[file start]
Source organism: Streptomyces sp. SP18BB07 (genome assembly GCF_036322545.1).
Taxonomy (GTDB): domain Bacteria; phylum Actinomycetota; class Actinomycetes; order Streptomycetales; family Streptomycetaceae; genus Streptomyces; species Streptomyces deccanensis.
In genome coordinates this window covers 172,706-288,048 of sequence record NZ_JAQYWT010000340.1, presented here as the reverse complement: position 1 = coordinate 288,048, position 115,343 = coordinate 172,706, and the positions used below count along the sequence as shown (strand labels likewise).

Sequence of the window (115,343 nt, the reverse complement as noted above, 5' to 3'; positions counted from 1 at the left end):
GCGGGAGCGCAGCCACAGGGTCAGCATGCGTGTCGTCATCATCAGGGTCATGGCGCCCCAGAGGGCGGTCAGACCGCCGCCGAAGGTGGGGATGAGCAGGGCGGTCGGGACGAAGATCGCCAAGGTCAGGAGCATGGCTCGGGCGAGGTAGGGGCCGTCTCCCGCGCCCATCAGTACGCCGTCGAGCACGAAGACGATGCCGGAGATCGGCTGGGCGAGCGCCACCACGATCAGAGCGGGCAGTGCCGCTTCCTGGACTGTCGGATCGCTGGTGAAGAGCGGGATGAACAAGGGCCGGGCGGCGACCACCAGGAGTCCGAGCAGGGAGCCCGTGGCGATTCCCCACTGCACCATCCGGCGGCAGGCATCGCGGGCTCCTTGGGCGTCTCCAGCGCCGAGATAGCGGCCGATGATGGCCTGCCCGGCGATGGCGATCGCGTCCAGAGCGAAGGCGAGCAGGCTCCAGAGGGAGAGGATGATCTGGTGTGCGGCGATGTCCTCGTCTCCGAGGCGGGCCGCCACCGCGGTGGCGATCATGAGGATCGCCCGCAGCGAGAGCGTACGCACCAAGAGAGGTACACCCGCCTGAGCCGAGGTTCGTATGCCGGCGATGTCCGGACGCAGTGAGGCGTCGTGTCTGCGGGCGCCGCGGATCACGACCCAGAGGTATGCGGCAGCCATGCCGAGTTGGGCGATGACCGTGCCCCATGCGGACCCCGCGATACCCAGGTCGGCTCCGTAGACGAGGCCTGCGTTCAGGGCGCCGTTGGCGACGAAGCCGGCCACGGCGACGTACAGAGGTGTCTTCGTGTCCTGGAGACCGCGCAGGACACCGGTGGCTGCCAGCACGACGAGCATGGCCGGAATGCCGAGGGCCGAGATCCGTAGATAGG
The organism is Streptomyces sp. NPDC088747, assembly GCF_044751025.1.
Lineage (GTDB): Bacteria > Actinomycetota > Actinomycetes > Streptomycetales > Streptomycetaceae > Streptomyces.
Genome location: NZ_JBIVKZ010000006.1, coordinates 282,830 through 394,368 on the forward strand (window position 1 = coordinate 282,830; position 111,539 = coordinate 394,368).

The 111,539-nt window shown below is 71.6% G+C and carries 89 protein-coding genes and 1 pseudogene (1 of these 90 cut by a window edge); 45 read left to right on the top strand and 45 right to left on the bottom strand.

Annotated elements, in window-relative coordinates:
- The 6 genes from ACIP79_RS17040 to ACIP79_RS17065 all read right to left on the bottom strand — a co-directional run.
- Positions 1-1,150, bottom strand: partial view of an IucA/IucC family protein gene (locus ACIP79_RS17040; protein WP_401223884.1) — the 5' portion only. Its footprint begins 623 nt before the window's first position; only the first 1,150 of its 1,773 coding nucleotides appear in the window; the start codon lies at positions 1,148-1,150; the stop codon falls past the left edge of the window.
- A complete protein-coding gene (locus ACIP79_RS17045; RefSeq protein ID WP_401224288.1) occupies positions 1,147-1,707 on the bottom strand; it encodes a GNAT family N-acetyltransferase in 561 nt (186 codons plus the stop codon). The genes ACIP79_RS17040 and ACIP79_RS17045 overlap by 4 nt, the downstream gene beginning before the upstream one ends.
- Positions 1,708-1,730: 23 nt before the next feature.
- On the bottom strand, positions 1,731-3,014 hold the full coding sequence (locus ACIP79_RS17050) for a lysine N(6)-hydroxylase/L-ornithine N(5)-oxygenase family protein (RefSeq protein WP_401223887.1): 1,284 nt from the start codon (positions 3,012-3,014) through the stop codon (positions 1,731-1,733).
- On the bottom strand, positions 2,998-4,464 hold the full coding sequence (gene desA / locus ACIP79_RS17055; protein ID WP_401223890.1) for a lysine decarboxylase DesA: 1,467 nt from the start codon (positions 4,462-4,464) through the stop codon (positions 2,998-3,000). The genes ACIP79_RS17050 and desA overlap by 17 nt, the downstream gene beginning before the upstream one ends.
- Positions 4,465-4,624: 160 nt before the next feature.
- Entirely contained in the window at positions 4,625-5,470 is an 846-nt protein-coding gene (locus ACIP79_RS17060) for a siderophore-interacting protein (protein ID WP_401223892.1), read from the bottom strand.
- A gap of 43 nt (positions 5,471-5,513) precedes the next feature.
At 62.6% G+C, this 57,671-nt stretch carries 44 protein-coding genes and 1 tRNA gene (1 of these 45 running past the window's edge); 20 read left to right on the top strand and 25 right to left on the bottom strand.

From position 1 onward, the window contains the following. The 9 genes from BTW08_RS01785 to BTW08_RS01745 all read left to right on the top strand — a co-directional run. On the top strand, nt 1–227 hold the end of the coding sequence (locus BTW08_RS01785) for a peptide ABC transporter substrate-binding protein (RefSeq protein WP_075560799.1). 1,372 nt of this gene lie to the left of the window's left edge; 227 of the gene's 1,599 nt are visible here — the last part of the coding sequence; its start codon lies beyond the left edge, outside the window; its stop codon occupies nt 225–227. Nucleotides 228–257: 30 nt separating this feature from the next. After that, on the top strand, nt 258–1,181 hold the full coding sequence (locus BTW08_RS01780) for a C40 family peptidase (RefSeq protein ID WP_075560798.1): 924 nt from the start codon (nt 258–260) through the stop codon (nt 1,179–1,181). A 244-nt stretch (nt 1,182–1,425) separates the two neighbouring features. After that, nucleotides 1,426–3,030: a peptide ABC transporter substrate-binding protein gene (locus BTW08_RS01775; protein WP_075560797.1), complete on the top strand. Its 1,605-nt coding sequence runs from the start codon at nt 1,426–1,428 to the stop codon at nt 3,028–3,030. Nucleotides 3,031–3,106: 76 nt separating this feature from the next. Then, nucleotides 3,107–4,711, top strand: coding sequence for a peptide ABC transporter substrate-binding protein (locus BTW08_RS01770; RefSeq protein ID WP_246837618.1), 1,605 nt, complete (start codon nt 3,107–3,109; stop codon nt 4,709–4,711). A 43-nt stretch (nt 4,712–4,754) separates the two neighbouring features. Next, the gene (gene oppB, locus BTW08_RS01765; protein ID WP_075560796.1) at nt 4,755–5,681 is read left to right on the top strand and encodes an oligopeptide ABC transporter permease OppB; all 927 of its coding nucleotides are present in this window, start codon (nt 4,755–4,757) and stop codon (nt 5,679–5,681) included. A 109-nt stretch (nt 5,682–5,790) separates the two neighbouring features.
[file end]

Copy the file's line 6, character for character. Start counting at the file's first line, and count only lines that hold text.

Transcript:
The organism is Streptomyces sp. NPDC088747, assembly GCF_044751025.1.